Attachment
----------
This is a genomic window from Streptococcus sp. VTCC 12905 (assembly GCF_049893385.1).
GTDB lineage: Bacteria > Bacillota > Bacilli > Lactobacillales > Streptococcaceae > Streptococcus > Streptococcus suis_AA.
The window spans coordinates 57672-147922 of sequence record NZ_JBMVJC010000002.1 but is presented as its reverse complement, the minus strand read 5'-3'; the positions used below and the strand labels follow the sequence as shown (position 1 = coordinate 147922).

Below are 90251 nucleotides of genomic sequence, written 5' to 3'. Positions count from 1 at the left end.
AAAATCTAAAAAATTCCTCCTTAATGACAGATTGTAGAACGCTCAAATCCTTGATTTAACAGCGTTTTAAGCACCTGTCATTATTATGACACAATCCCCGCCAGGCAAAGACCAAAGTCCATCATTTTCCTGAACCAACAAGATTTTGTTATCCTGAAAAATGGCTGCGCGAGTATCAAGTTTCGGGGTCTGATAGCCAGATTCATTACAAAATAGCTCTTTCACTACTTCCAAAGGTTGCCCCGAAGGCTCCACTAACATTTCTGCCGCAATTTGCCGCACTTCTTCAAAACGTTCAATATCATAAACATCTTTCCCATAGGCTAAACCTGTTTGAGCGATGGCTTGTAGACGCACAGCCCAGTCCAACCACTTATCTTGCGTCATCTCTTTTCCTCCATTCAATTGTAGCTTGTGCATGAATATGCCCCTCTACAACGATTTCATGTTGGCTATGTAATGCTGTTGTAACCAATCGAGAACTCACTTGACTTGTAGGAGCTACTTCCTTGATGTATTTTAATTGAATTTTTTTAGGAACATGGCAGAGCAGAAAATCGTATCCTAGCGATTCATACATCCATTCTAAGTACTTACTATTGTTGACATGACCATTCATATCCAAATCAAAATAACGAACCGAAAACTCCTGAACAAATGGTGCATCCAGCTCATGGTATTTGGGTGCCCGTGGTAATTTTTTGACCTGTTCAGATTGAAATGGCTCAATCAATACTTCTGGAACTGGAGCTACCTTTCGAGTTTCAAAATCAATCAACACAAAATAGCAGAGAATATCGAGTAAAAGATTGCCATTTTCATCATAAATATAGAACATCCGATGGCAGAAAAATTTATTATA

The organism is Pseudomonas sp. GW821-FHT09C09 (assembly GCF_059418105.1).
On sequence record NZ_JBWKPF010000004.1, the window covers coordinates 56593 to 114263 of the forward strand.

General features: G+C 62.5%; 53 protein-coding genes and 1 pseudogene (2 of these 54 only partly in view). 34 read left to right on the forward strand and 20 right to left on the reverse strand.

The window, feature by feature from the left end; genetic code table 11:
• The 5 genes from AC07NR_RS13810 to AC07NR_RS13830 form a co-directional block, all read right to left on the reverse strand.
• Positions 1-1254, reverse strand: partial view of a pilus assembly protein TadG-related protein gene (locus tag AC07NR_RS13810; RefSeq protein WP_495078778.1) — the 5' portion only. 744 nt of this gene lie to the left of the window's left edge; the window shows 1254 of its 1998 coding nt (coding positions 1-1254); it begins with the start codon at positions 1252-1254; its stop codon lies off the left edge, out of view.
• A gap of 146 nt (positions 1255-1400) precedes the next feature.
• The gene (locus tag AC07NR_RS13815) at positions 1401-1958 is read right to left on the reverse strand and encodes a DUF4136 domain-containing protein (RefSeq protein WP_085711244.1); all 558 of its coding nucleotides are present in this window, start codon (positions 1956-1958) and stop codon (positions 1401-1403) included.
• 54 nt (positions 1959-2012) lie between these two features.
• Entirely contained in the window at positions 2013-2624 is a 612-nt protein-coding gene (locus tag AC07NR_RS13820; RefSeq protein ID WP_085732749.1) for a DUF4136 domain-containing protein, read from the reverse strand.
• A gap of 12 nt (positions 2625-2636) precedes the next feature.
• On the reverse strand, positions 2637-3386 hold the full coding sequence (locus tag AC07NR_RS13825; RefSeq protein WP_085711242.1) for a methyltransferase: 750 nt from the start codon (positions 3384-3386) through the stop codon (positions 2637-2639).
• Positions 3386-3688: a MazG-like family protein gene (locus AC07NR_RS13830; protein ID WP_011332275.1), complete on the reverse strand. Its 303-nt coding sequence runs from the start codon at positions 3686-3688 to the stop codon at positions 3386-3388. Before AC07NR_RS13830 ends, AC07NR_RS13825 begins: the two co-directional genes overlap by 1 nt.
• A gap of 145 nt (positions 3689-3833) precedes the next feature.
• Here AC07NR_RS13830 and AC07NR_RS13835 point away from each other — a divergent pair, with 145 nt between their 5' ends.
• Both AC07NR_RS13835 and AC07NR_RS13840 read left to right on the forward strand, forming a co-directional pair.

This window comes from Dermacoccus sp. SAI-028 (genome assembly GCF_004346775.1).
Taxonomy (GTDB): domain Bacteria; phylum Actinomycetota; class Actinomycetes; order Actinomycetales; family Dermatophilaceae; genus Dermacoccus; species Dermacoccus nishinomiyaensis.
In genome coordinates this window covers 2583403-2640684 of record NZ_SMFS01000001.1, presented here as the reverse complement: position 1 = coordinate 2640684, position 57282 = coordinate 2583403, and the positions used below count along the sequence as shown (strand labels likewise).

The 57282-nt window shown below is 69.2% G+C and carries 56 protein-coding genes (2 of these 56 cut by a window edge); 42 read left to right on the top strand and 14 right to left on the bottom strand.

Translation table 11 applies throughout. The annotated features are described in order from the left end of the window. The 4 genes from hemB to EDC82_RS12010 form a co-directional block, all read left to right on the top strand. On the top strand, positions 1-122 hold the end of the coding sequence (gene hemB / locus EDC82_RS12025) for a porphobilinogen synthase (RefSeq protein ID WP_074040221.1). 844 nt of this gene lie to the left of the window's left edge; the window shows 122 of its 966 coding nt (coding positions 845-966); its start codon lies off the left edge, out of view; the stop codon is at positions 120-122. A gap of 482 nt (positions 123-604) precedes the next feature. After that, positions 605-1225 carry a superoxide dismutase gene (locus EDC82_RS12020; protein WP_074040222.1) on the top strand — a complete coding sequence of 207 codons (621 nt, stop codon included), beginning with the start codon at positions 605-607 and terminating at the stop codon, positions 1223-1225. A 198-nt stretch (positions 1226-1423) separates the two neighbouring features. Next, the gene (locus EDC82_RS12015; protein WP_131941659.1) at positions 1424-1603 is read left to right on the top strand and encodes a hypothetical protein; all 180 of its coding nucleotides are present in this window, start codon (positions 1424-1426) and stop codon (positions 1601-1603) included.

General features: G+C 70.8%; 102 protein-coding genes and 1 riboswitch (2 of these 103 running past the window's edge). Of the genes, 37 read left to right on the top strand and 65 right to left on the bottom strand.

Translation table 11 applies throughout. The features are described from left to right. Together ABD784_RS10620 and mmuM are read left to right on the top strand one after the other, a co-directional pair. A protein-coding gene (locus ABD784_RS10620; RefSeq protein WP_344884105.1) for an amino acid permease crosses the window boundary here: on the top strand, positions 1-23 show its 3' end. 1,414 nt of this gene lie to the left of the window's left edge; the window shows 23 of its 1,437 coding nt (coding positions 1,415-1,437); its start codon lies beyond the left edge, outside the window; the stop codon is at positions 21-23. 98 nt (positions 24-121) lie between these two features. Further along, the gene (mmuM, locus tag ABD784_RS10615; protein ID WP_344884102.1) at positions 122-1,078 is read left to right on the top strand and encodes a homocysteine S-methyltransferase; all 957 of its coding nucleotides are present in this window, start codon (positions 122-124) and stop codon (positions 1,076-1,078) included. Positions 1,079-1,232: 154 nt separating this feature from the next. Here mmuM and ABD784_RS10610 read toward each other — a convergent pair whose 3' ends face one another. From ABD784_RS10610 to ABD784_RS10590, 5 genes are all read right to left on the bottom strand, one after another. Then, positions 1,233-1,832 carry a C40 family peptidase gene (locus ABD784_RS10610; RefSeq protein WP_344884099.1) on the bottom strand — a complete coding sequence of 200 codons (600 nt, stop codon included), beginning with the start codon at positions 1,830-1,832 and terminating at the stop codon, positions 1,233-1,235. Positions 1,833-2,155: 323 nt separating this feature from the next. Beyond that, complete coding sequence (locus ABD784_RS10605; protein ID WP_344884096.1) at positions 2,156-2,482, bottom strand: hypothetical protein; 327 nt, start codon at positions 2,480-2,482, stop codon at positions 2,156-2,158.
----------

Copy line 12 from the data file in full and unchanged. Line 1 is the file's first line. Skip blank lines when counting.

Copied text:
• A gap of 146 nt (positions 1255-1400) precedes the next feature.